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Rare recovery of fully intact wolf carcass provides insights into Isle Royale NP population dynamics

ISLE ROYALE, MI – It was a year ago this month that a National Park Service ranger was on his last patrol of Hatchet Lake Trail, near the middle of Isle Royale, when he came upon the body of Male 183, the park’s last male island-born wolf. The dead wolf was lying on his side on the trail, looking almost like he had stretched out for a nap. But a necropsy would later show the wolf known by his shorthand identifier of M183 had been attacked by other wolves – big predators who have been brought to the island in the last few years to create new moose-hunting packs.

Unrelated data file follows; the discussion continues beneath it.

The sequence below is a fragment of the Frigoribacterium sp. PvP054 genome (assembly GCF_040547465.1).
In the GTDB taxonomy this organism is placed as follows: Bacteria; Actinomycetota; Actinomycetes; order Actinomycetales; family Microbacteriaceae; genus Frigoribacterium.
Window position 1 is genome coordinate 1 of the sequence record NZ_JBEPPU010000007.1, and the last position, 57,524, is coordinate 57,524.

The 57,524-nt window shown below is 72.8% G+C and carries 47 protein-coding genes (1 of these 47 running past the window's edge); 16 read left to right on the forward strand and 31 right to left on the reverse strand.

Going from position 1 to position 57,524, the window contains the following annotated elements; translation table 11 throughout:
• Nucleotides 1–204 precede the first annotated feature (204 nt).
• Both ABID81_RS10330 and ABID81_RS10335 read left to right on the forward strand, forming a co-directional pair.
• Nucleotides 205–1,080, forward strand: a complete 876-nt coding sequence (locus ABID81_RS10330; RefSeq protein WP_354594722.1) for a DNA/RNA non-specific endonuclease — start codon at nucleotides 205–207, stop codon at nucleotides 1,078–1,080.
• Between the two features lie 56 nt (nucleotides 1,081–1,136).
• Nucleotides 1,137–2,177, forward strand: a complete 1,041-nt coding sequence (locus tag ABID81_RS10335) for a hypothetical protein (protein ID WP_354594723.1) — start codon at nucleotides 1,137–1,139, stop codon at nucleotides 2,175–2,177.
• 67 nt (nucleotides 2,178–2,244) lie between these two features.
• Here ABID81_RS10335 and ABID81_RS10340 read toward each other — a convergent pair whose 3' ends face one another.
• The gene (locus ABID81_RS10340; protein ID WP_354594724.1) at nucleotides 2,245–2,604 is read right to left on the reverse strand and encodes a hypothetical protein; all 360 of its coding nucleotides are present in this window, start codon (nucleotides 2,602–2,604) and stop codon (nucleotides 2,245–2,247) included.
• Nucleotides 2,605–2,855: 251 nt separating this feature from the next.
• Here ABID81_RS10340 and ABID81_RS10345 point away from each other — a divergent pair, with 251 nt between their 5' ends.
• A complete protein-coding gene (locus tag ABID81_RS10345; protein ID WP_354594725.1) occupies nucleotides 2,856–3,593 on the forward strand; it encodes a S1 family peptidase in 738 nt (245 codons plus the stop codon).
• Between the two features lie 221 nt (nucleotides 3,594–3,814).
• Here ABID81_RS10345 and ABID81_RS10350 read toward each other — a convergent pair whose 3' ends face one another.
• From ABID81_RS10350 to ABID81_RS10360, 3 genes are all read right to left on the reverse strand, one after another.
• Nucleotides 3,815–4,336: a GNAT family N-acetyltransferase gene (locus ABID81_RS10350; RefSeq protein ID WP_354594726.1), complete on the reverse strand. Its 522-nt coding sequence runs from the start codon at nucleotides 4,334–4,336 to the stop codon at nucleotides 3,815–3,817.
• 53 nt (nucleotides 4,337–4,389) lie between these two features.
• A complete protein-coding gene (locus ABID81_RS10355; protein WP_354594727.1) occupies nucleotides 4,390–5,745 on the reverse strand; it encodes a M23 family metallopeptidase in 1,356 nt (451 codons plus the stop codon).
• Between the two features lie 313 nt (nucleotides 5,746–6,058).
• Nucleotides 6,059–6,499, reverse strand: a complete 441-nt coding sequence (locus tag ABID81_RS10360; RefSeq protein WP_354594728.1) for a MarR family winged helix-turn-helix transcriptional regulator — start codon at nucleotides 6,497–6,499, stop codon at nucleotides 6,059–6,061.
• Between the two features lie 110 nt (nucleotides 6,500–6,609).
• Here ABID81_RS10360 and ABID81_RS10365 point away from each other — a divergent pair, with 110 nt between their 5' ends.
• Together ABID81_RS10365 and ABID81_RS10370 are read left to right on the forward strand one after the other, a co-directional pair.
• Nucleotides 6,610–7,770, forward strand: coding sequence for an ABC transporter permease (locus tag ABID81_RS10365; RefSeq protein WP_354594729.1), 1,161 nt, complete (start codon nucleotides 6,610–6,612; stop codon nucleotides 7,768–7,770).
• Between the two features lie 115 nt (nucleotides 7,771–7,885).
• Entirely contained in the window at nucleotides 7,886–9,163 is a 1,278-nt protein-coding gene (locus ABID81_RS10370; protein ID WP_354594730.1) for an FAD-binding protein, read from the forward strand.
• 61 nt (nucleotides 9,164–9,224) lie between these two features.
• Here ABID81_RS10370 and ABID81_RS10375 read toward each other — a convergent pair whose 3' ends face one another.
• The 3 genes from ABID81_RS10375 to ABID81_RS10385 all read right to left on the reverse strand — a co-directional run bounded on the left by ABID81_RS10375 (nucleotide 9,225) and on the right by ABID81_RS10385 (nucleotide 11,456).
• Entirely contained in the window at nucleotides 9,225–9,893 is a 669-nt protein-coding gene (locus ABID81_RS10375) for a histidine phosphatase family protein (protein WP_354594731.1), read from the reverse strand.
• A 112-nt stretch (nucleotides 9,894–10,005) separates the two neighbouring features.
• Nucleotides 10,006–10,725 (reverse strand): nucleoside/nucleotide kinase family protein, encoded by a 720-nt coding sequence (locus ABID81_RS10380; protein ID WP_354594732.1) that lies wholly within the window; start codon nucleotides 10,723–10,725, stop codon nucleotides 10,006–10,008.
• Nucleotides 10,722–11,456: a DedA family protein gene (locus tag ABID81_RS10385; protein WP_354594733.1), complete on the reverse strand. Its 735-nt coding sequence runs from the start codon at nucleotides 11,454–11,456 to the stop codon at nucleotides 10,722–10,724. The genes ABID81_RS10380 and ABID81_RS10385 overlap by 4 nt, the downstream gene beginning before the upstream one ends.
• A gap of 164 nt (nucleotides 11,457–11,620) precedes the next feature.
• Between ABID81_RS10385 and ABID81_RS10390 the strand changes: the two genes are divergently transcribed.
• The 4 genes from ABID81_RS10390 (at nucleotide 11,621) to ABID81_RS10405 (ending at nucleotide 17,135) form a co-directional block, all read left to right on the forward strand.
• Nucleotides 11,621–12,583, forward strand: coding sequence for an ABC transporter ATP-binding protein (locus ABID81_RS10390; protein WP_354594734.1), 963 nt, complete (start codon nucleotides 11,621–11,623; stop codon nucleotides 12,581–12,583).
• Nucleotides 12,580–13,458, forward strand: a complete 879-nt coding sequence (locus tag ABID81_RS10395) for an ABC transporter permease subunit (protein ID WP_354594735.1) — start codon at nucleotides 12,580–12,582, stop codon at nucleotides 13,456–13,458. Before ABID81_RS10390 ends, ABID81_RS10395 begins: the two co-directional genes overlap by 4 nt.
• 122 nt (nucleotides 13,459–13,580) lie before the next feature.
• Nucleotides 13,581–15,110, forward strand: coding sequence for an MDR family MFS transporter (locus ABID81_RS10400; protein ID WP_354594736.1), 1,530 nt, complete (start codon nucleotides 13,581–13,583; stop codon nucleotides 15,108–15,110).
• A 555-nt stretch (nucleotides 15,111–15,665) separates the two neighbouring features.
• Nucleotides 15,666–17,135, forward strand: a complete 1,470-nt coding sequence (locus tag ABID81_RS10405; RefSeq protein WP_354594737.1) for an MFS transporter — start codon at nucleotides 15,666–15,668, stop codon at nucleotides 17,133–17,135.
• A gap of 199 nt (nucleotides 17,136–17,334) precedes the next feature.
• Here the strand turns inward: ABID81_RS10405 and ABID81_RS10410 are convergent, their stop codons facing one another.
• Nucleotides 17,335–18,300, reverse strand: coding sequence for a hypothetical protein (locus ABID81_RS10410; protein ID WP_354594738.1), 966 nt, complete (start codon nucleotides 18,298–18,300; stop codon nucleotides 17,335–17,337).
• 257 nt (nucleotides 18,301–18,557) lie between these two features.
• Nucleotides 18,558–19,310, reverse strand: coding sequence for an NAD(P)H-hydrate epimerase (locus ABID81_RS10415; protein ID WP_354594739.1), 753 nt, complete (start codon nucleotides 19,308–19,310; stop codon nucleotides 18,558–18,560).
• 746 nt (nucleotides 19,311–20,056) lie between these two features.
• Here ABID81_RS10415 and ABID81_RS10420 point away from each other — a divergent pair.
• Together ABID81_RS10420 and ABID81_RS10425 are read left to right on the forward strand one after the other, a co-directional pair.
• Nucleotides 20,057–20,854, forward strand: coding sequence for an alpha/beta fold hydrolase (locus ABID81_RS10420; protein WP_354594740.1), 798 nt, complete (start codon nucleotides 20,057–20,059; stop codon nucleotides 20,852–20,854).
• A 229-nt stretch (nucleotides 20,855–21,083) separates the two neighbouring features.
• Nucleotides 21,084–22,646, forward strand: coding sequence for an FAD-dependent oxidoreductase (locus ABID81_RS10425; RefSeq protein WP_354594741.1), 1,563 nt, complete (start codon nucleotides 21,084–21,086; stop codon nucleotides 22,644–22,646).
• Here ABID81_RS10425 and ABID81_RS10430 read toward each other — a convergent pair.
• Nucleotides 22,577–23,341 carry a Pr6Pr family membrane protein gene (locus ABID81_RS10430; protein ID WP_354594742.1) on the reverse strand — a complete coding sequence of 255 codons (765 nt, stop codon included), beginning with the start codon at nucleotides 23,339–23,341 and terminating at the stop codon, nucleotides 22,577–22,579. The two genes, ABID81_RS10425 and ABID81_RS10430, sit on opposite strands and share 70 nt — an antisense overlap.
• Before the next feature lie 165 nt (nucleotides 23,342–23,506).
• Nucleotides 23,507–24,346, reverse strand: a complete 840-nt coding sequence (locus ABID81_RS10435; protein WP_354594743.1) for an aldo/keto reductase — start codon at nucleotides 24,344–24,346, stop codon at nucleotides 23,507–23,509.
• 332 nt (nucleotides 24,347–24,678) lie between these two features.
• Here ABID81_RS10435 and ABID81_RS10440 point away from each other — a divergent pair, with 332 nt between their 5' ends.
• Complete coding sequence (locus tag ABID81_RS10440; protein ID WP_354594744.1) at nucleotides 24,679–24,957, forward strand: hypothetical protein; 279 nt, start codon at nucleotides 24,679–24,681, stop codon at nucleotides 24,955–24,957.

Crushing bites had caused internal hemorrhaging. Other injuries included cracked ribs and broken spinal vertebrae. Researchers estimated the old wolf - who for years before the newcomers arrived had been the only male wolf on the island – traveled a good distance after that attack before he laid down and died near the edge of his territory.

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